I hope Scott Banda and the rest of his “Leadership Team” read my story. I hope they take the time to realize, and consider, every employee working at this Refinery have their own story. All refinery employees have planned their financial future based on the promised and advertised DB Pension Plan when being hired.
“A Defined Benefit Pension plan is a type a pension plan in which an employer promises a specific pension payment”. Wikipedia.
I started full-time as a probationary labourer in the Yard in 1989. I worked there for three and a half years before I had an opportunity to bid into the bottom position in the PDD Warehouse in 1993 as a Plantperson. A year after that, in 1994 I was awarded the Warehouseperson position that offered sectional seniority. Gaining sectional seniority was a defining moment for me, it afforded me security and it meant that I could now map out the rest of my career at the refinery.
I knew by staying in the PDD Warehouse until retirement, I would finish my career at top-rate for my department, and this would benefit my pension. With that in mind, in 1994 I had settled in on my career plan and began looking forward to my future pension in retirement.
I recall the first time my financial advisor asked about the details of my pension, stating it would determine how aggressive additional financial planning would have to be, in order to end up with a comfortable retirement.
The amounts that I have contributed over the years to RRSPs and TFSAs to supplement my pension were based on the advice of my financial planner and the plan that we together felt would work best for my situation. The contribution amounts were determined by considering what my pension payout would amount to at the age I had decided to retire.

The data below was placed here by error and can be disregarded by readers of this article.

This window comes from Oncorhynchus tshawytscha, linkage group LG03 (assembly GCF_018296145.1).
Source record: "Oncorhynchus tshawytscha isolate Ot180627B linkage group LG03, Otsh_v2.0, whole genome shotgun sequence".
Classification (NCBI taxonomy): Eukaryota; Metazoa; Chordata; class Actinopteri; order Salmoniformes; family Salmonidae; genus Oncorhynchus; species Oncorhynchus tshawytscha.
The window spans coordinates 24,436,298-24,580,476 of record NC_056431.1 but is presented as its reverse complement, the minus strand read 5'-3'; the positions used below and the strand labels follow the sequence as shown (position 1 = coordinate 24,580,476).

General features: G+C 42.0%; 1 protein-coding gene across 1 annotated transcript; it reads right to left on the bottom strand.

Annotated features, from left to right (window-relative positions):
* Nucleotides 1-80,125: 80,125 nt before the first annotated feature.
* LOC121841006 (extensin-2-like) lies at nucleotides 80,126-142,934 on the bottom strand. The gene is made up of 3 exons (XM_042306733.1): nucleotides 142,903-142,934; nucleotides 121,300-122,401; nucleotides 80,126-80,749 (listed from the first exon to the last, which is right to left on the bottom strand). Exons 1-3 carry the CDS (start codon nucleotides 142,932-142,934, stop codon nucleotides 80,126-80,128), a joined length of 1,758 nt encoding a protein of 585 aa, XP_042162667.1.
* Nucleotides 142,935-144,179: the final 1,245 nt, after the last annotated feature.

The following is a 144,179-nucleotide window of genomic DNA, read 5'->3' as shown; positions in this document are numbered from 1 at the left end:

Perhaps I could have contributed more to my portfolio over the last 30 years, however I still had all the expenses every family has, mortgages, vehicle payments, children's sports, family vacation, etc. This is the very reason we are encouraged to do financial planning in the first place, to achieve a balance between working towards retirement and trying to provide your family with the best quality of life you can achieve.
If we let the Company take away our DB pension, I like many others do not have the years left that would be required to recoup the losses imposed upon me by the Company. I do not have the option to go back in time 30 years to reconfigure my portfolio.
The promise of a pension determined my financial decisions and my approach on how to invest my finances for the last 30 years that I have been employed. It is unacceptable for the Company to dismiss a lifetime of planning from their employees. We need to send them a clear message that we will not accept concessions, it is not fair or reasonable, especially while they make record profits.
The DC plan being offered by the Company may be a decent DC plan, but it is still far inferior to our current DB plan. There is a reason lawsuits were considered by Managers when the Company forced the switch on them. The Company isn't pushing this hard to move everyone to a DC plan to benefit the employees, they are only interested in the money it will save them by not rewarding you with the pension you were promised and earned.
Our pension benefits are in our contract (mutually bargained by both the Union and the Company). The simple fact is the Company wants to break the contract at our expense.
In Solidarity, Scott Hill